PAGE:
We only put on a concert once a month and do not have singarounds to subsidise performer costs.


Post - Top - Home - Printer Friendly - Translate

Subject: RE: Fees (concert admission prices)
From: Will Fly
Date: 26 Oct 10 - 09:22 AM

they have every right to run their business the way they see fit. If that means dictating a certain price for tickets, so be it.

Every performer does indeed have the right to conduct his or her own business as they see fit. And so does every club organiser. The problem arises when one tries to conduct the business of the other.

I know several clubs where admission fees for singers' nights (no guests) help to pay the fees for professional guests on other nights. This isn't just a question of subsidising the contracted guest fee to make the admission charge more palatable. Such small clubs, often with limited seating capacity, can't afford a sky-high admission charge to pay for a guest's high fee. Their strategy is to pay the guest's fee by calculating a capacity seat price that, when added to the "subsidy" obtained from the singers' nights, makes up the sum required. This is a calculation that is the business of the club organiser.

It's perfectly acceptable for a club organiser and potential guest to discuss such things as the venue capacity and the possible ticket price range that the club's public will accept when discussing a fee, and whether it's a set fee or a percentage or some combination of the two. But when the price has been agreed and the contract signed, it's up to the club to do what it things best.


Post - Top - Home - Printer Friendly - Translate

Subject: RE: Fees (concert admission prices)
From: stallion
Date: 26 Oct 10 - 09:13 AM

I am afraid that a few of guest booking folk clubs have gone the way local floor singing sessions and many more will do so I fear. I didn't neccessarily agree with what I was putting forward just adding a new dimension to the debate. I am full of cold and a bug at the moment and too tired to rant on. I think people should be asked to pay what they can afford to pay. I know there will be dishonest people but that is far better than means testing, pensioners and students dispensations are ok but the students next door are running cars and at least one spent the summer in Italy at Mum and Dads villa, and I know at least a dozen pensioners that own second homes in europe and even one with a Flat in london and house in Florida as well as the house he lives in in Devon. I am interested to know why it is, maybe it is to give the support artist more money. Dare I ask? Nah !!!


Post - Top - Home - Printer Friendly - Translate

Subject: RE: Fees (concert admission prices)
From: Wolfhound person
Date: 26 Oct 10 - 09:12 AM

Arthur-itus

I understand your point about artist input time and all that: I know a gig is not just the hour or so the artiste is on stage. I understand that organisers of whatever venues have to make ends meet, and that performers have to pay bills etc.

I have to live too, and do so on very little, but that means NOT being able to afford nights out with 10 quid ticket prices, just for starters.
I'm not the only one by a long way, and for some it's a lot harder than for me - I don't have to pay rent or mortgage.

This type of audience is effectively being excluded from most "arts venues" in whatever art form, and that's just not right.

Paws


Post - Top - Home - Printer Friendly - Translate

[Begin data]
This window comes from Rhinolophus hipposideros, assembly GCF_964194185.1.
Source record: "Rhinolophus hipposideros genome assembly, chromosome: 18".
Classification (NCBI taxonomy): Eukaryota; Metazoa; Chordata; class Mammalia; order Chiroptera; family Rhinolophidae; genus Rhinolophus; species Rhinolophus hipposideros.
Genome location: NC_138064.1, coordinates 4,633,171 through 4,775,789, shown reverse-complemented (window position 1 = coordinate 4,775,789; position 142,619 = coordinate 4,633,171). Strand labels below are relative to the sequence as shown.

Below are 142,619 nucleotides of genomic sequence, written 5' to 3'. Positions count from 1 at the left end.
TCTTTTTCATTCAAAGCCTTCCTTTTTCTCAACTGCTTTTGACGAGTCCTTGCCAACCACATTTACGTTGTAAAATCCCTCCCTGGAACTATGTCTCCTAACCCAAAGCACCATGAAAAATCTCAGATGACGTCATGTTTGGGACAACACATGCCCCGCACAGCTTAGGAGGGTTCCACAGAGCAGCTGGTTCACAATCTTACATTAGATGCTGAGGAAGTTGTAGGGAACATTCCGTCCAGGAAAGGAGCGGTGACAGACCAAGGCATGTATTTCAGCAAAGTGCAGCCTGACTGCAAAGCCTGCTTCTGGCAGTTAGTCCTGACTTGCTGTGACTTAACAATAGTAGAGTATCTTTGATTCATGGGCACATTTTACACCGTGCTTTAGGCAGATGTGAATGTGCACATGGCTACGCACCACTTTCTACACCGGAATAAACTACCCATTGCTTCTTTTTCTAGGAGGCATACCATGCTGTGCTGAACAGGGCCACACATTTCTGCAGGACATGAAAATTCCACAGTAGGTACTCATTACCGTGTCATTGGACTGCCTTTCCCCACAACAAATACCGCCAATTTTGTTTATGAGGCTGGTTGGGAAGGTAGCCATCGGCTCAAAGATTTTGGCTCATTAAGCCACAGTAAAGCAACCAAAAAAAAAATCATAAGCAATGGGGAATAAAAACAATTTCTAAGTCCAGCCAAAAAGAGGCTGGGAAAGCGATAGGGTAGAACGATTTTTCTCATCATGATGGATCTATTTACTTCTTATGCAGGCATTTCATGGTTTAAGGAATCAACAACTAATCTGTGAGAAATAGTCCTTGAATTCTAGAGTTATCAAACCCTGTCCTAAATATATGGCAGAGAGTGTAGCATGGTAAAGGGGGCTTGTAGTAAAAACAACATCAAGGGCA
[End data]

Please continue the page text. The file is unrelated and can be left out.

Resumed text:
Subject: RE: Fees (concert admission prices)
From: DebC
Date: 26 Oct 10 - 08:58 AM

This is a fascinating discussion. I have always wondered about admission charges in UK folk clubs. They are certainly lower than here in the States. Most US folk societies charge $10-$15 (approx. £7-12) and in Canada it's $20. House concerts use the suggested donation model with the same range of numbers. Even when the exchange rate was 2-1, I was making less in the UK than what I make in the States or Canada.

Also, as someone said above, artist fees are wages and in my experience have not increased in the folk clubs, though costs for artists (and I am sure venues as well) have increased. It's damned expensive to tour in the UK and I certainly don't do it for the money, but it is always interesting to note that to make a UK tour work, I have to book at least 14 or 15 gigs just to break even.

I have always felt that ticket prices are a decision that should be made by the organiser, though some have asked me to suggest a price. I think George made some excellent points above and Vic did as well. Ticket prices are tricky as someone said above: 1) you charge what the market can bear and 2) if you cannot meet the terms of an artist's contract the artist doesn't get booked at that venue.

I don't know Vin personally, but I have seen him perform. Like many others who have been in the biz for years and years and can guarantee a full house, IMO he and they have every right to run their business the way they see fit. If that means dictating a certain price for tickets, so be it.

Debra Cowan


Post - Top - Home - Printer Friendly - Translate

Subject: RE: Fees (concert admission prices)
From: Tim Leaning
Date: 26 Oct 10 - 08:36 AM

"But that's none of his business, Stallion. It is not his job to ensure the club's survival, merely to fulfil his contract with them. I still feel that for him [or anyone] to dictate their admissions policy to them is an impertinence."

This word impertinence.
I only have experience of it in the context of 1950's politicians being upset by Robin Day etc.
Could you expand on your use of it in this context please.


Post - Top - Home - Printer Friendly - Translate

Subject: RE: Fees (concert admission prices)
From: GUEST,Girl Friday
Date: 26 Oct 10 - 08:09 AM